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I barely recall how it used to be, before the Kus slashed open our sky—before their ships descended, battering the clouds with hurricanes and lightning. I remember the thunder and the majesty. And I remember the weeks of fire that followed: how the Kus stormships blasted our armies to impotence, and how their landfall burned New Beijing, Toronto, Albuquerque. But before that? Electricity, and solar walkways, and lazy Sunday mornings spent nestled in biococoon sheets that purred against us? After seven years, those memories are faded to dreams. They seem real only when a Kus comes close enough to touch—as this one has.

He sits across from me, a stone slab between us like a tabletop, in what used to be a mausoleum before thieves, human or Kus, shattered the crypts. The Kus's crocodile teeth are bloodied, flecked with gobbets of white and gray. The smell of his fresh meal ferments in the summer heat. That blood, that gristle were someone's child. The Kus eat their meat live. Before the image can ignite memory or panic, I force myself to examine the details of him. Observe, Kasandra. The old picnic bench creaks under his weight. Even for a Kus, he is huge. The bumpy, loose skin at his throat is the pale green of spring leaves. It hasn't yet darkened to full green-brown or begun to swell and dangle, so he is younger than the bulls who rule here—but old enough to wear the purple chest blazon and whip of a drover. Brawn, not brains. A young tough. He's traveled far from the nest. Why? To visit me, of course—the only attraction in this human cemetery. A sham fortune-teller.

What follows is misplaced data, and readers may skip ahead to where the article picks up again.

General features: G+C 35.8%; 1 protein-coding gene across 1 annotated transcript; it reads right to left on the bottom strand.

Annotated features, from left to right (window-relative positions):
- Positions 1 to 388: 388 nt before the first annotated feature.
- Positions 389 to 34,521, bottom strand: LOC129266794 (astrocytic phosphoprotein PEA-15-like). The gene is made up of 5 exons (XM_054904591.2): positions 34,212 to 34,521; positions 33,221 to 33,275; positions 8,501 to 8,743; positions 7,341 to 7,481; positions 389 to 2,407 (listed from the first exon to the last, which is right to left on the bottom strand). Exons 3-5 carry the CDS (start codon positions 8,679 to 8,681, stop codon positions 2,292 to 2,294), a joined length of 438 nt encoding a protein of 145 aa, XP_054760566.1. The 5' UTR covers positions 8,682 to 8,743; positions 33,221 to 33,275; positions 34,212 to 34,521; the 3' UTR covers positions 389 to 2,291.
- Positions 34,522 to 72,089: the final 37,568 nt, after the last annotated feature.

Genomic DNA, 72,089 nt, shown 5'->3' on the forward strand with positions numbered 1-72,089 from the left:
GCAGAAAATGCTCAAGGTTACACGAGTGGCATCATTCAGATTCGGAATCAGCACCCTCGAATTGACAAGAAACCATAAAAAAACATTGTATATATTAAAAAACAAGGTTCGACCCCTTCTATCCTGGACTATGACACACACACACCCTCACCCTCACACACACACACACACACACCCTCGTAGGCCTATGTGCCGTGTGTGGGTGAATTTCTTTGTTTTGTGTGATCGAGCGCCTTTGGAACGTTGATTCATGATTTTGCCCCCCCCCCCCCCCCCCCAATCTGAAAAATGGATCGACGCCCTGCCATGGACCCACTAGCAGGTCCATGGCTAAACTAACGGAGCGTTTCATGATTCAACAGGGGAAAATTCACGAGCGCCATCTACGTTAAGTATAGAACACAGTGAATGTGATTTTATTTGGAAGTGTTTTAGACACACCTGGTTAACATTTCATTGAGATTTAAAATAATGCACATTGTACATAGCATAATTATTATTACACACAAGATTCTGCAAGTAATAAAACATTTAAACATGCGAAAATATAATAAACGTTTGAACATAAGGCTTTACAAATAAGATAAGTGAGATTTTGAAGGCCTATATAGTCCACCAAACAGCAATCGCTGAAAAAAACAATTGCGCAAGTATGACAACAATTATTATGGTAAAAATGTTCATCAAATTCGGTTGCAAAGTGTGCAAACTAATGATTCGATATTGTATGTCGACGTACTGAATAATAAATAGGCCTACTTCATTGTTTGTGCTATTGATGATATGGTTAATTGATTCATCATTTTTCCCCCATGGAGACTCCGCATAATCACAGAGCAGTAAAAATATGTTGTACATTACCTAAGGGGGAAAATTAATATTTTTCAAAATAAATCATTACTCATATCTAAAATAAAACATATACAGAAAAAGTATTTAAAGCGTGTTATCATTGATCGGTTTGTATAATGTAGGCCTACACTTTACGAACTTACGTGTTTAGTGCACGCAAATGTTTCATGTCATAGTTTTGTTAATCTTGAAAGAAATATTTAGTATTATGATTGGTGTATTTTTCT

Ah, but he doesn't know I'm shamming, or I'd be dead or braceleted. He thinks I'm a priest.

The bulls left us our religions; not from kindness, as some pretend to themselves, but to keep us docile—to tranquilize with hope. My mother's brand of snake-oil soothsaying passed the test, thanks to years on the best-seller lists. My con is a protected faith. That this Kus hasn't killed me tells me he thinks I can read his future.

I'll give him what he wants.

I shuffle the cards and ask the standard opening question in guttural pidgin Kusglish: "What's your name?"

A flash of green, a scrape of claw on stone, a slither of scales; before I can react, his hand is squeezing my throat. His fingers are surprisingly cool, ropes of muscle, but his breath is hot and meaty. Acidic, it stings my eyes. "No questions," he grunts.

I manage a hair of a nod. He lets go and settles back onto his bench. No questions. No give and take, no information to guide my deception. This will not end well, I realize. Without direction, anything I say will be wrong.

So adapt, Kasandra, as you always do. Ask his questions for him. I give him a name, this Kus who will kill me. Lord Jagged. Lord Jagged, why have you come? I shuffle the cards and consider. Because you have a problem. You're seeking your answers from a human, so you're desperate—if the Kus knew about your problem, it would go badly for you.

It must be a very big problem.

I turn the first card. The Butcher, in the suit of Blades. A smiling man in a bloodstained apron with a cleaver in his hand and ropes of sausages dangling from his neck like tumorous pearls; a double chin; a steaming soup pot behind him. A stolid card, workaday trudging, a willingness to dirty the hands to feed the family. But a card on a table is a dead thing. Inert. The "magic" my mother developed manifests when the card is activated.